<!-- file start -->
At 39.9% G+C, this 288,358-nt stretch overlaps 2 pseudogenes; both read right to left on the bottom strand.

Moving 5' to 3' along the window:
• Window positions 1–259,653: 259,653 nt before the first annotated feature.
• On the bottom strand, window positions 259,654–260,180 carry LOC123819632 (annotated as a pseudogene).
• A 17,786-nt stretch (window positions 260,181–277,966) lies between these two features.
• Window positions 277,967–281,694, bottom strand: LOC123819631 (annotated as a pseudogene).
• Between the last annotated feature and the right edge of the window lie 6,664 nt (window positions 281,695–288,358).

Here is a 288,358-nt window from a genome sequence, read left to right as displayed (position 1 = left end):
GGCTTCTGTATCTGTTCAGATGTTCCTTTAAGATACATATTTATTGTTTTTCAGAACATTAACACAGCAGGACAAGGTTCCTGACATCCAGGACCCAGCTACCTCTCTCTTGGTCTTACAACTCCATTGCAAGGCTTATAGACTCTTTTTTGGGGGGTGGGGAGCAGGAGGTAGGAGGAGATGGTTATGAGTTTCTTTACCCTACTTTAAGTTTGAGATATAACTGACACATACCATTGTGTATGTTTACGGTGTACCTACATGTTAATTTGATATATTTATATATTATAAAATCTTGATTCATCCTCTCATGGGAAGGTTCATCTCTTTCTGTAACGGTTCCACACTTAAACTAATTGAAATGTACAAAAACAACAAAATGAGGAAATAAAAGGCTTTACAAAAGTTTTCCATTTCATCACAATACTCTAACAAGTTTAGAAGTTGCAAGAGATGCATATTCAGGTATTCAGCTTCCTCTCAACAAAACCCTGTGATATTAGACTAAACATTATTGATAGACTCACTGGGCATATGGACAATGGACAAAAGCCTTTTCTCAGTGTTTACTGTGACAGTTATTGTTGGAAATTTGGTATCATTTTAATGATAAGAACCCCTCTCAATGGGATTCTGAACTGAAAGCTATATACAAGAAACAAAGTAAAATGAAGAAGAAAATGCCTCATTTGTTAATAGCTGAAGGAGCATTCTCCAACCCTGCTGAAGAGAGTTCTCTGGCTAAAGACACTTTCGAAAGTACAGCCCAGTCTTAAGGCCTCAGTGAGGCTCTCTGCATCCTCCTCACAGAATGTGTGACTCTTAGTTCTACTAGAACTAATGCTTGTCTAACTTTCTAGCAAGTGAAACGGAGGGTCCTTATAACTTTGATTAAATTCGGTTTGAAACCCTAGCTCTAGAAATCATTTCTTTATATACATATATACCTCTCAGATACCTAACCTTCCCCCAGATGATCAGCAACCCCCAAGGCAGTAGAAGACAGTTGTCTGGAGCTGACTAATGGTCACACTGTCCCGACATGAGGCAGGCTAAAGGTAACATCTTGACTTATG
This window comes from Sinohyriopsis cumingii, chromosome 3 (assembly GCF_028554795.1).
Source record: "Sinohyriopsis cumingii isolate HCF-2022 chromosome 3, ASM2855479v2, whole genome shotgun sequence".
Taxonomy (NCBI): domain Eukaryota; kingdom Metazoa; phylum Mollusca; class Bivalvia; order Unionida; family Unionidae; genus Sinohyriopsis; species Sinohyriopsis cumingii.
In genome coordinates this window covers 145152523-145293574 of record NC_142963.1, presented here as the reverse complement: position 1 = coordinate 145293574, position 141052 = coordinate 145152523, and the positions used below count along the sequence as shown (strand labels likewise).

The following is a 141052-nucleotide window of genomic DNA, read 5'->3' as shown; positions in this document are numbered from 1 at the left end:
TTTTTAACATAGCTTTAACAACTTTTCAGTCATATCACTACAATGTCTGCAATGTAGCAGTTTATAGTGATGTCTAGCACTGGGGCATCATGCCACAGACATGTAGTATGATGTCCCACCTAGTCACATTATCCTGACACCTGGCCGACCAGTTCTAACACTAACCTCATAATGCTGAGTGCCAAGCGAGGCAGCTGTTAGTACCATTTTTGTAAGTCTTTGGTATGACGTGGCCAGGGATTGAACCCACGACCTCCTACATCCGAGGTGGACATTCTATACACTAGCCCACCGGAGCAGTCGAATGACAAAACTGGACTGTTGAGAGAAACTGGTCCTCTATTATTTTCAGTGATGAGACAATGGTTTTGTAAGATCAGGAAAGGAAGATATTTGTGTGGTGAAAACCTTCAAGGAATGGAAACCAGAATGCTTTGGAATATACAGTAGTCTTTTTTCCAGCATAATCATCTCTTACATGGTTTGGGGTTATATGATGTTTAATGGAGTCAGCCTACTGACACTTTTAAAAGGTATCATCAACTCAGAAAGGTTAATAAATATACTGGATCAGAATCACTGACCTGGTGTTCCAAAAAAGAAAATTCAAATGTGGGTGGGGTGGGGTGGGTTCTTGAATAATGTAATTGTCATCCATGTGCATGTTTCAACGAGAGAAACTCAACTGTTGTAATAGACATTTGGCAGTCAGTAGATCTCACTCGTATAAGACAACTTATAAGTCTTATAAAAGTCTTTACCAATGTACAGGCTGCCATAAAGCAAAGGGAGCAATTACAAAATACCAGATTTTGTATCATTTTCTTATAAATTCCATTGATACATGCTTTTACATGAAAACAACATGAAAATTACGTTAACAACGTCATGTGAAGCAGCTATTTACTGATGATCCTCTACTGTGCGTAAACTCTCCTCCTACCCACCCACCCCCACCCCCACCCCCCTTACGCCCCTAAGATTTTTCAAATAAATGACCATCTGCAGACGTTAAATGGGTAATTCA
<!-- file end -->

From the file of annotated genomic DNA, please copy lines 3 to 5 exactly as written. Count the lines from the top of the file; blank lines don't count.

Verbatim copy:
• Window positions 1–259,653: 259,653 nt before the first annotated feature.
• On the bottom strand, window positions 259,654–260,180 carry LOC123819632 (annotated as a pseudogene).
• A 17,786-nt stretch (window positions 260,181–277,966) lies between these two features.